Basel III Regulatory Framework update will benefit global trade, ICC says

          • Paris, 17 January 2014

          International trade remains a major driver of recovery, growth and prosperity across the globe. As the majority of trade flows are supported by some form of trade finance, ICC has welcomed the latest refinement to the Basel III Framework – a set of reform measures designed to regulate the banking sector – as a constructive step in ensuring balance between prudent regulation, adequate access to trade finance and a sustainable recovery of the so-called “real economy”.

          ICC has welcomed refinements to the Basel III Framework

          ICC particularly commends the Basel Committee on Banking Supervision (BCBS) for recognizing the importance of trade finance in growth and job creation and adopting a more favourable calibration of the Basel III leverage ratio. Kah Chye Tan, Chair of the ICC Banking Commission said: “Trade growth, especially in emerging markets, cannot be achieved or sustained without the necessary levels of trade finance, and the refinements to the Basel III Framework represent an important development in keeping trade finance affordable to end-clients, by making capital requirements and related capital costs manageable for trade finance banks.”

          Access to trade finance link

          The role of trade as a driver of global growth and prosperity has motivated a constructive dialogue among government representative, regulators and business on the importance of assuring affordable access to trade finance in support of international commerce. As a result, the crucial link between access to trade finance and the ability of businesses of all sizes to pursue opportunities in international markets is more widely appreciated and understood.

          The global economy is showing signs of recovery, with the World Bank projecting an acceleration of global growth from 2.4% in 2013 to 3.2% in 2014. While emerging and developing market growth rates are expected to grow at a slower pace, consumer demand and investment activity in developed countries is projected to rise and create momentum in emerging market export activity. Trade-based growth will be a core component of overall economic recovery. Projections suggest global trade rising by 4.6% in 2014 and 5.1% in 2015.

          The refinement to the Basel III Framework, announced on 12 January 2014 by the BCBS, reflects the fundamental characteristics of trade finance, including the self-liquidating nature of “real economy” transactions that support the exchange of good and services. ICC said that the amendment represents a very positive development at a time when robust trade is of critical importance to ongoing global recovery and continued growth in global GDP.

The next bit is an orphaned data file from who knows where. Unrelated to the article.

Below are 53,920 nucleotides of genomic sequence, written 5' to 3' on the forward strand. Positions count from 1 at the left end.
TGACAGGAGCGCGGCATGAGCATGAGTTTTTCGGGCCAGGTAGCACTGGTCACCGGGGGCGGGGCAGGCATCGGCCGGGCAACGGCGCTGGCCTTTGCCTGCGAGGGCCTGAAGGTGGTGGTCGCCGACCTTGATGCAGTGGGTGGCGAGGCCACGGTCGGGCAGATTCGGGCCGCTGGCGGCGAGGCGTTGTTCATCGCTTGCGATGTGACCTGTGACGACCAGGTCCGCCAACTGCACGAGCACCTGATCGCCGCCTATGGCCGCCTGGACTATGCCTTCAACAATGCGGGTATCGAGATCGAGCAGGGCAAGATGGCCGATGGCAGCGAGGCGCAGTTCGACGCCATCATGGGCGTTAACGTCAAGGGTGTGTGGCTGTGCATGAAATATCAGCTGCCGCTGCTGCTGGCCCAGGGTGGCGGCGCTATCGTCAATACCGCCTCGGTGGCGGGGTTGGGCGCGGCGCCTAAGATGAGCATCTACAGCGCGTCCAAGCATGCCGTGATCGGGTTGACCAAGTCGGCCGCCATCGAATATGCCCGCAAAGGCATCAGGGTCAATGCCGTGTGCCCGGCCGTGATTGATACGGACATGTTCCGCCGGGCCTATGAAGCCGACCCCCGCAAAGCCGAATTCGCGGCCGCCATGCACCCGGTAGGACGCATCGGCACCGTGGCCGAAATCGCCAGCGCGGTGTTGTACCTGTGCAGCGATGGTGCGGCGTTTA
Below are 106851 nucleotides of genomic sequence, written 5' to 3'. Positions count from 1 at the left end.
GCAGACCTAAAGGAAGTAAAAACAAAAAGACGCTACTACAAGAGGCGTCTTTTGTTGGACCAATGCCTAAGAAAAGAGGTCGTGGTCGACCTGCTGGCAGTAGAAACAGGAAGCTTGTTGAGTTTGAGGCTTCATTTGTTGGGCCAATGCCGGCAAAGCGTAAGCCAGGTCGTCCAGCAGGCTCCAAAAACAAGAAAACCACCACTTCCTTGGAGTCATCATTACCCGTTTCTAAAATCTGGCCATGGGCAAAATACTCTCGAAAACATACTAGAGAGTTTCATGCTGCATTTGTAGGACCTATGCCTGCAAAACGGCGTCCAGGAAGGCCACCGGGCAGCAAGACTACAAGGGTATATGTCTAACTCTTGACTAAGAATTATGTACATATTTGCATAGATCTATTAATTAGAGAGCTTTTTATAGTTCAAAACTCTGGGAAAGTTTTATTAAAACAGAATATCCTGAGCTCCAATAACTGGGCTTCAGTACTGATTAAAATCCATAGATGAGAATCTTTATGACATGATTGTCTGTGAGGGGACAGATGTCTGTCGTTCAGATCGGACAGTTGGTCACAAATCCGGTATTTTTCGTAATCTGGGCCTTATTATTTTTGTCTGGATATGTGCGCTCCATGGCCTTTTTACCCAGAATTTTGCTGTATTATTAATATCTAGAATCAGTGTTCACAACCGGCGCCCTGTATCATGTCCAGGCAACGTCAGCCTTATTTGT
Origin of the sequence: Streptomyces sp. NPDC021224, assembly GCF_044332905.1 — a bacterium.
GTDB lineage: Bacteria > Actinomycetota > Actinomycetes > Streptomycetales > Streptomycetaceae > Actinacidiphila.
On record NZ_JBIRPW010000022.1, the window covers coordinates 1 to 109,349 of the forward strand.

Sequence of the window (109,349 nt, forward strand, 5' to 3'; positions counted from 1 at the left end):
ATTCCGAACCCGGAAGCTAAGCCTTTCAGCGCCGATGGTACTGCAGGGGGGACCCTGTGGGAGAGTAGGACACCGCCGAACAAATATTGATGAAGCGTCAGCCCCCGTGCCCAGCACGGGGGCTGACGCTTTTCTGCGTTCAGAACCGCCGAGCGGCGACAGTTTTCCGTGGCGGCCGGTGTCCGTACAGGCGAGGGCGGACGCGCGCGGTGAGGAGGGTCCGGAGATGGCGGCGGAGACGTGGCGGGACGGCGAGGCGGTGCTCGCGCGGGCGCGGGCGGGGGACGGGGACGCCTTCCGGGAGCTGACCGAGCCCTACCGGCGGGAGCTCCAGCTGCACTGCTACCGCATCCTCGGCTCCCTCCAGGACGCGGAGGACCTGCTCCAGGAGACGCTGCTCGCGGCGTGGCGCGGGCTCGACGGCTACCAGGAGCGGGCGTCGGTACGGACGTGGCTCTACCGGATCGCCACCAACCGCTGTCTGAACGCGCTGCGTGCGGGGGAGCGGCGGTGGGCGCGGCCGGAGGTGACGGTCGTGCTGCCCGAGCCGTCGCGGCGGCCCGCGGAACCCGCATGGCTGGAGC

“The BCBS amendments on the treatment of off-balance sheet items recognize the intrinsically safe nature of trade finance instruments as evidenced by the ICC Trade Register – the first performance database for trade finance assets, such as letters of credit,” said Thierry Senechal, Senior Policy Manager, ICC Banking Commission. “Comprising data provided by over 20 Banks on more than 15 million short-term trade finance transactions the ICC Trade Register 2013 confirmed that trade finance transactions have enjoyed a relatively low likelihood of default in recent years. The Trade Register, initiated in 2009 at the height of the economic crisis, has been instrumental in fostering a constructive dialogue with regulators and policymakers at a global level.”

          Potential for growth

          Even as the importance of dynamic trade is acknowledged at the most senior levels of government, international institutions and business, industry analysis suggests that there is a significant global trade financing gap, estimated to be as high as US$2 trillion. This implies that there is potential for significant additional trade-based growth, provided the requisite financing support is available.

          Neil Chantry, Chair of the Executive Committee of the ICC Banking Commission said: “The ongoing collaboration between trade financiers, regulatory authorities and key stakeholders has been invaluable in motivating a better and more comprehensive articulation of the nature and value of trade finance. It remains vitally important today that we continue the work of the ICC Trade Register to analyse the low default nature of trade financing. Achieving a balance between prudential regulatory requirements and availability of liquidity and risk mitigation in support of international trade is in everyone’s interest.”

          As the world’s essential rule-making body for the banking industry, the ICC Banking Commission remains committed to supporting and facilitating greater understanding of trade and supply chain finance, the role of financial institutions in providing this specialized form of financing across the globe and the direct, demonstrable link between financing, trade and the creation of economic value. In that spirit, the Banking Commission will continue to work, through partnerships and innovative approaches, to advance the effective and successful conduct of international commerce.

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